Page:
Officials at a popular Highland ski resort have started renovation work after a devastating fire left the building in a state of ruin.
Glencoe Mountain Resort, which welcomes thousands of visitors to its slopes every year, suffered a major blow during the festive period after a fire ripped through the property on Christmas Day.
The base station was devastated following the blaze, which resulted in burnt-out walls, scorched pool tables and tarnished furniture.
However, three months after the incident, officials are working to restore what was lost by erecting temporary cabins in the grounds to provide necessary amenities to visitors.
The portacabin buildings will be used as the cafe, kitchen and stores for the resort in addition to providing adequate toilets and office accommodation.
The resort’s managing director, Andy Meldrum, said the amenities will enable them to ‘operate their accommodation and chairlift’ in the coming year.
He added: “Most of our visitors in the summer are West Highland Way walkers and, if they come to us and there is no cafe, there is nowhere else for them to go.
“The nearest hotel is the Kingshouse, which is one and a quarter miles away, and if they have already walked from Bridge of Orchy or Tyndrum, they are not going to want to walk any further.
“Certainly, for our summer visitors and our ski visitors, it’s incredibly important that we can get food and drink and facilities on site.”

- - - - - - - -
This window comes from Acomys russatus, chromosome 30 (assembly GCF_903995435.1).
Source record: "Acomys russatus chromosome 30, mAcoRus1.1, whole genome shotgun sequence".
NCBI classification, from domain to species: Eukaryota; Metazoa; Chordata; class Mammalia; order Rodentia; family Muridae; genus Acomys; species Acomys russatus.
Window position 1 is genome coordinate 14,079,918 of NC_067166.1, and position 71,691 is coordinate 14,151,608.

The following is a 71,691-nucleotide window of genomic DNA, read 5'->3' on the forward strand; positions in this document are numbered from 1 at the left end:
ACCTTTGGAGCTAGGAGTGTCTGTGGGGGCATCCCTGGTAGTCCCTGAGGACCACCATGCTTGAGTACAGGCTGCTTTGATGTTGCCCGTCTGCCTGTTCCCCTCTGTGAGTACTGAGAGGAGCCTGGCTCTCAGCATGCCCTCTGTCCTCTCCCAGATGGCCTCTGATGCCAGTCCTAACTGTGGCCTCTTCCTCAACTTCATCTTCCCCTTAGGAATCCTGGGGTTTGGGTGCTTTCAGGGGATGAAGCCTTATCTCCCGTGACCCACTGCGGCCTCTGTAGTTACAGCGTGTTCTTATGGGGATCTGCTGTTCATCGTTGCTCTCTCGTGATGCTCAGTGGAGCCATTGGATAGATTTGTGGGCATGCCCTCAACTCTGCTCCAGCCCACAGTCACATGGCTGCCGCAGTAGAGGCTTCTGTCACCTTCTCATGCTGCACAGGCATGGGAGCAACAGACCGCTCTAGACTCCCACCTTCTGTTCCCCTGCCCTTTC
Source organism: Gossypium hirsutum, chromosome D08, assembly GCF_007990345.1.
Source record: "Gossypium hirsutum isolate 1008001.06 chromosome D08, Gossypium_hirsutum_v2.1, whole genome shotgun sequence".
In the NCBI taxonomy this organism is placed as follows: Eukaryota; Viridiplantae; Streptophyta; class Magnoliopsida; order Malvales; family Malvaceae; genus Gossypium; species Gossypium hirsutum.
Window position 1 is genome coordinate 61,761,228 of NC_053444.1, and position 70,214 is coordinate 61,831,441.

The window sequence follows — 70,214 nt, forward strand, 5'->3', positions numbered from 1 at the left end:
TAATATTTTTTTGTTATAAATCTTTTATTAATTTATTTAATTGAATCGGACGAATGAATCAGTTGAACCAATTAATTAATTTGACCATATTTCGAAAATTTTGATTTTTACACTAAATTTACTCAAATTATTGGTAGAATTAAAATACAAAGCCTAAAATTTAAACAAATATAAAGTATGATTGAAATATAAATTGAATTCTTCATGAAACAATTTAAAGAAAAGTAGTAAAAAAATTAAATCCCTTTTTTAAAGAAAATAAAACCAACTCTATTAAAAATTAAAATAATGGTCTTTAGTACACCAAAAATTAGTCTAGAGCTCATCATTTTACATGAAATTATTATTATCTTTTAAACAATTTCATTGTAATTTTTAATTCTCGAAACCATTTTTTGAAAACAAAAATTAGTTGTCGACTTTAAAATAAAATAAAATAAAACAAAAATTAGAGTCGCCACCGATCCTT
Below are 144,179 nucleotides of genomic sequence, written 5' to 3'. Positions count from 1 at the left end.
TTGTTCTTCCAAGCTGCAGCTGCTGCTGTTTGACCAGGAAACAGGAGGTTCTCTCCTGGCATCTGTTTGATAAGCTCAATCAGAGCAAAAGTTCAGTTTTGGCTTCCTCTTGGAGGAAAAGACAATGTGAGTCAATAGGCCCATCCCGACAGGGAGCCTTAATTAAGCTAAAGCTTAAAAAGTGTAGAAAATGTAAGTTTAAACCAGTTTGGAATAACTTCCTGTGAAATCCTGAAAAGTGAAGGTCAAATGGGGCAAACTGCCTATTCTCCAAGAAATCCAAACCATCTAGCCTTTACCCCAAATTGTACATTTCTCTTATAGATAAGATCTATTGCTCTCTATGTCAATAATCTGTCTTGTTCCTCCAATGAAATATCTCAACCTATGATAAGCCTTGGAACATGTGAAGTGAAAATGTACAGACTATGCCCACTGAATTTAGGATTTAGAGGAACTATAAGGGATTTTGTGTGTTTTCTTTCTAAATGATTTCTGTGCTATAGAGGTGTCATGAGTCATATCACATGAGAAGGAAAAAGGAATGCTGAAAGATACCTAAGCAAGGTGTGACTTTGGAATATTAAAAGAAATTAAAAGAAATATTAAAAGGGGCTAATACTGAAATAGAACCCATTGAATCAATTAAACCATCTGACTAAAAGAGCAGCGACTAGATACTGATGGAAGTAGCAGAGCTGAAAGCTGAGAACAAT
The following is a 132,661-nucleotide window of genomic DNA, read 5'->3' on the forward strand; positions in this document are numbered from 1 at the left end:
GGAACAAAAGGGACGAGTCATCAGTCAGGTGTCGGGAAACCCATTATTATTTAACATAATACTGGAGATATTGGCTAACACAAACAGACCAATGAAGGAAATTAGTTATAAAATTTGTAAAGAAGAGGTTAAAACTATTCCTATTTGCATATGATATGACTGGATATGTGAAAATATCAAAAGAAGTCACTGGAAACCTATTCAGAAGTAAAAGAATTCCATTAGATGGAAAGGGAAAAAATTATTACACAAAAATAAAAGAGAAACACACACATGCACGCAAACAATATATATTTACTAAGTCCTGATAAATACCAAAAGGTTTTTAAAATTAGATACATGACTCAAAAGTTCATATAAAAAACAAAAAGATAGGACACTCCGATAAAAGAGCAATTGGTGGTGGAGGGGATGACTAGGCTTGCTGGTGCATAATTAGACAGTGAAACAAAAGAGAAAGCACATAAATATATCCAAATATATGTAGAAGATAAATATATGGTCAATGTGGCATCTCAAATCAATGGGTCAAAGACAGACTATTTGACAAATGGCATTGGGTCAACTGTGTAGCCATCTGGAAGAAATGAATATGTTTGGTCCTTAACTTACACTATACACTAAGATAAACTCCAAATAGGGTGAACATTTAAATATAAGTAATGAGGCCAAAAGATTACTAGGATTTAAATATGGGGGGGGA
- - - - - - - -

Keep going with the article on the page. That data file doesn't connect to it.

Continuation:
The temporary facilities were just a matter of days from being commissioned before the resort was forced to close in response to the coronavirus pandemic.
Centre bosses are now seeking permission from the Highland Council to facilitate the siting of these provisions for a period of approximately 18 months to cover the reconstruction of the resort’s fire stricken facilities.
The works are estimated to begin next March, costing in excess of £1million.
Mr Meldrum admitted that the loss of these facilities had caused a huge strain on the popular resort during the winter season.
He said: “It has been pretty challenging and without the great staff we have got, we would have struggled this year.
“It has been a really bad ski season and, as soon as we got decent weather and good snow, we had to close [due to COVID-19].
“We often have challenges, but we seem to have been really hit with them this year.”